During my undergraduate studies I became interested in optimisation methods and techniques. I moved on to complete an MSc in Engineering in Mechatronic Engineering, focused on the optimal integration of mechanical, electronic and control systems with a manufacturing basis. The natural progression from there was to shift focus up to a systems level, which led to the topic of my PhD.
I recently completed my PhD in Engineering at the University of KwaZulu-Natal. The aim of my research was to apply previously unused optimisation methods based on Computational Intelligence to improve the performance of modern manufacturing systems. The focus was both on production planning and operations scheduling. I developed an algorithm based on the migration of species between habitats and a tried and trusted planning method to produce improved production plans. I also developed a distributed scheduling strategy based on the improvisation techniques of musicians to improve the throughput through better scheduling of part and assembly processing.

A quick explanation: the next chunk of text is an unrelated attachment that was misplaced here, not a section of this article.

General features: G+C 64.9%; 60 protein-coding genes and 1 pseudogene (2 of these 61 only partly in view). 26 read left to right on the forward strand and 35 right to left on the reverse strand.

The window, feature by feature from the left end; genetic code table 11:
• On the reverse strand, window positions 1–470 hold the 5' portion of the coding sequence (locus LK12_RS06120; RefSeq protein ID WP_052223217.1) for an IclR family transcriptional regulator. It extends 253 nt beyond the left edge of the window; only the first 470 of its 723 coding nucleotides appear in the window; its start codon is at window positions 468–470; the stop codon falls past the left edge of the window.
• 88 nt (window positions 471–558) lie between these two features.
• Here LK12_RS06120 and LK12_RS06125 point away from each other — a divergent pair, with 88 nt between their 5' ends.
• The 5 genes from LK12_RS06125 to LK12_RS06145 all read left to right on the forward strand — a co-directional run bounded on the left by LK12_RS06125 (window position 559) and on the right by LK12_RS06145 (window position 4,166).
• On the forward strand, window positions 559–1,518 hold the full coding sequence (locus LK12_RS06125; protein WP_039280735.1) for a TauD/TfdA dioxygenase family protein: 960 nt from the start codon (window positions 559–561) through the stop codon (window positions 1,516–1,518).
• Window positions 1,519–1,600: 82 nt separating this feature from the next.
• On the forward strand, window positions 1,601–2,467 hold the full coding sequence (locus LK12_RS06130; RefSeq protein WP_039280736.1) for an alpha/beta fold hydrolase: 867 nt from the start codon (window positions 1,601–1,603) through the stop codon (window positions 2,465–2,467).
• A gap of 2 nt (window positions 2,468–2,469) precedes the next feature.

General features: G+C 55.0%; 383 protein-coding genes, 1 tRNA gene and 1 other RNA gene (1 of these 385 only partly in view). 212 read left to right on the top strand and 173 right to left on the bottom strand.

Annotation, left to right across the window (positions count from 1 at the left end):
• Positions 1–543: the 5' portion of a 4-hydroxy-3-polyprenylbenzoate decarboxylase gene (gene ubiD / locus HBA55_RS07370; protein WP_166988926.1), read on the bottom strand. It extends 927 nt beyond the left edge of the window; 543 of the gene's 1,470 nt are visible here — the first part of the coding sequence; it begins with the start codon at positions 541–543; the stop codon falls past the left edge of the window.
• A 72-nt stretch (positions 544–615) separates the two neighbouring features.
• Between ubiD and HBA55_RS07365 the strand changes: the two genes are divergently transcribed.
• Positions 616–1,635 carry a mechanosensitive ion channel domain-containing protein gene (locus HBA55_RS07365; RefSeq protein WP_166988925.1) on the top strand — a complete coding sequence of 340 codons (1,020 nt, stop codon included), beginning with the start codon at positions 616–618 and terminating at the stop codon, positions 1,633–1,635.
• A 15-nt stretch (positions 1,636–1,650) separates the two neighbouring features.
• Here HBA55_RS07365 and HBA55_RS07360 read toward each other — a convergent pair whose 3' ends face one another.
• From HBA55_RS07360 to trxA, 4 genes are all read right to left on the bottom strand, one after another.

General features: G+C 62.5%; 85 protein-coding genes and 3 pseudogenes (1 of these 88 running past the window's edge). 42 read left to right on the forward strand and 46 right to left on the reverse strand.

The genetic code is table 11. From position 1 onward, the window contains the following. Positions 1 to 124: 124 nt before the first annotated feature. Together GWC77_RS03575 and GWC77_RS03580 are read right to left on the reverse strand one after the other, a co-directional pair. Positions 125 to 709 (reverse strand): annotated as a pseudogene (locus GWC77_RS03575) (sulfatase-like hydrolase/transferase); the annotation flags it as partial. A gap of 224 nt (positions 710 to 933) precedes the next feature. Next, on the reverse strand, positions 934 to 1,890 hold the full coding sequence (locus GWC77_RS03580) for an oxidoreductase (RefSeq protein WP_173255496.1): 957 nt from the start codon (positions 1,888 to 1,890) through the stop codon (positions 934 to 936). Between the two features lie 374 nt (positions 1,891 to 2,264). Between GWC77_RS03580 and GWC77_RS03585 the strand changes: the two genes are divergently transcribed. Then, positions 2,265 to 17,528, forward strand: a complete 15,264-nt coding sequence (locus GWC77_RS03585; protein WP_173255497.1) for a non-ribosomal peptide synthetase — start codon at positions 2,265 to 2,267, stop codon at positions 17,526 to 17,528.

I started my PhD studies while lecturing at the Department of Mechanical Engineering at the University of KwaZulu-Natal. I moved to New Zealand in the final year of my studies, and managed to complete my thesis while working at BVT. Skills in carrying out high level research will be useful in my work for keeping up-to-date with the changing field of Occupational Health and Safety in New Zealand. Systems thinking and experience with analysing complex manufacturing systems will also be put to good use in helping a wide range of organisations in New Zealand effectively assess and manage the specific risks involved with their operations.